Crowdsourcing in cultural heritage, citizen science – recent updates

A small* collection of links from the past little while.

Projects

  • A new Zooniverse project, Decoding the Civil War, launched in June: ‘Witness the United States Civil War by transcribing and deciphering messages and codes from the United States Military Telegraph’.
  • Another Zooniverse project, Camera CATalogue: ‘Analyze Wildlife Photos to Help Panthera Protect Big Cats’.

Articles

  • Palmer, Stuart, and Deb Verhoeven, ‘Crowdfunding Academic Researchers–the Importance of Academic Social Media Profiles’, in ECSM 2016: Proceedings of the 3rd European Conference on Social Media (Academic Conferences and Publishing International, 2016), pp. 291–299
  • Preece, Jennifer, ‘Citizen Science: New Research Challenges for Human–Computer Interaction’, International Journal of Human-Computer Interaction, 32 (2016), 585–612 <http://dx.doi.org/10.1080/10447318.2016.1194153>
  • Dillon, Justin, Robert B. Stevenson, and Arjen E. J. Wals, ‘Introduction: Special Section: Moving from Citizen to Civic Science to Address Wicked Conservation Problems’, Conservation Biology, 30 (2016), 450–55 <http://dx.doi.org/10.1111/cobi.12689> – has an interesting new model, putting citizen sciences ‘on a continuum from highly instrumental forms driven by experts or science to more emancipatory forms driven by public concern. The variations explain why citizens participate in CS and why scientists participate too. To advance the conversation, we distinguish between three strands or prototypes: science-driven CS, policy-driven CS, and transition-driven civic science.’

    ‘We combined Jickling and Wals’ (2008) heuristic for understanding environmental and sustainability education (Jickling & Wals 2008) and M. Fox and R. Gibson’s problem typology (Fig. 1) to provide an overview of the different possible configurations of citizen science (Fig. 2). The heuristic has 2 axes. We call the horizontal axis the participation axis, along which extend the possibilities (increasing from left to right) for stakeholders, including the public, to participate in setting the agenda; determining the questions to be addressed; deciding the mechanisms and tools to be used; choosing how to monitor, evaluate, and interpret data; and choosing the course of action to take. The vertical (goal) axis shows the possibilities for autonomy and self-determination in setting goals and objectives. The resulting quadrants correspond to a particular strand of citizen science. All three occupied quadrants are important and legitimate.’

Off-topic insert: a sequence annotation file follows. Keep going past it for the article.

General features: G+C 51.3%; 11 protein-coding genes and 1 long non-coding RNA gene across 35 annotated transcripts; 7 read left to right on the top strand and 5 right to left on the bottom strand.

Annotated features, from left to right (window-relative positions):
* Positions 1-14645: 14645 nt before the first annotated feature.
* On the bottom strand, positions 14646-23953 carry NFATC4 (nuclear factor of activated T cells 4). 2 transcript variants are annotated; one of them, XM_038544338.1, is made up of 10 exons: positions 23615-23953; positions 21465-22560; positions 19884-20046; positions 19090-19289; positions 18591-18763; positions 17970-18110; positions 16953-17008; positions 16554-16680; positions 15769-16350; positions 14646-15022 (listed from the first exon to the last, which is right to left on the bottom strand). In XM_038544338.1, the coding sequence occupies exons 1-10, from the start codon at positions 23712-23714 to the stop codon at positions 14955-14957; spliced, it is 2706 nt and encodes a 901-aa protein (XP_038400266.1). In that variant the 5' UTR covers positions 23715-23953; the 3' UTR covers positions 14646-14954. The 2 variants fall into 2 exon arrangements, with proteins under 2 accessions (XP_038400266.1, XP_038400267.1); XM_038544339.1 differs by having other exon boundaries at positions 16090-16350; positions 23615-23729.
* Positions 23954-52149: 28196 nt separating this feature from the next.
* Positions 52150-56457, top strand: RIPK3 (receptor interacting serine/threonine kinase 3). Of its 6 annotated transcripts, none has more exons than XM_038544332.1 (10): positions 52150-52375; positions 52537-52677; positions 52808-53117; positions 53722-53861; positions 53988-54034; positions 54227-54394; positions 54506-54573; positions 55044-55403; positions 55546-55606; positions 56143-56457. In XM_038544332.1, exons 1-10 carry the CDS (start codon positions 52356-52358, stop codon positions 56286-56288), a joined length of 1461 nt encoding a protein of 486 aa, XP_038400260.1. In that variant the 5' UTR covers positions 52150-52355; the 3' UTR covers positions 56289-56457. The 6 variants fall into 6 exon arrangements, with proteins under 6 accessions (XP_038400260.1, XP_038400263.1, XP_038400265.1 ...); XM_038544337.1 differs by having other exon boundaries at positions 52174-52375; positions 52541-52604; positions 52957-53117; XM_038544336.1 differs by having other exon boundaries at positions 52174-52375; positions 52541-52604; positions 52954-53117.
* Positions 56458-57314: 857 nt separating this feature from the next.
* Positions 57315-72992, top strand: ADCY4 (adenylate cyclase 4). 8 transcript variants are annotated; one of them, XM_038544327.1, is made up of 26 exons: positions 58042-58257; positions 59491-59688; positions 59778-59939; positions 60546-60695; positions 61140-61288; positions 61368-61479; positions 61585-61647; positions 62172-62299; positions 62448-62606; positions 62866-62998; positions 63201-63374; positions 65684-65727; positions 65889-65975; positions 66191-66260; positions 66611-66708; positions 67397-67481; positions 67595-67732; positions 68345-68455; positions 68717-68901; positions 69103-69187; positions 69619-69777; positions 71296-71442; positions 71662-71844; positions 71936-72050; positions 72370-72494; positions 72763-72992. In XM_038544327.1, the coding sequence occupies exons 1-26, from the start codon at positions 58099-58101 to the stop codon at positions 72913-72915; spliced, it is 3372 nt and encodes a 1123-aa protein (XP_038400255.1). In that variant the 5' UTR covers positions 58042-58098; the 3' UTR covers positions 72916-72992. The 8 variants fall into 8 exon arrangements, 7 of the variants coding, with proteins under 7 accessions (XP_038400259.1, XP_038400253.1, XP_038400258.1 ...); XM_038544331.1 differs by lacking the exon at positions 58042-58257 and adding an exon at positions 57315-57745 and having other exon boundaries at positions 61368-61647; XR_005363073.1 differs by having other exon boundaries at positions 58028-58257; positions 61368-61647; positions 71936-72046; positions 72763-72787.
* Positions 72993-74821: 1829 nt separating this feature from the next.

A heuristic of citizen science based on Wals and Jickling (2008).
    A heuristic of citizen science based on Wals and Jickling (2008). From Dillon, Justin, Robert B. Stevenson, and Arjen E. J. Wals (2016)

    * It’s a short list this month as I’ve been busy and things seem quieter over the northern hemisphere summer.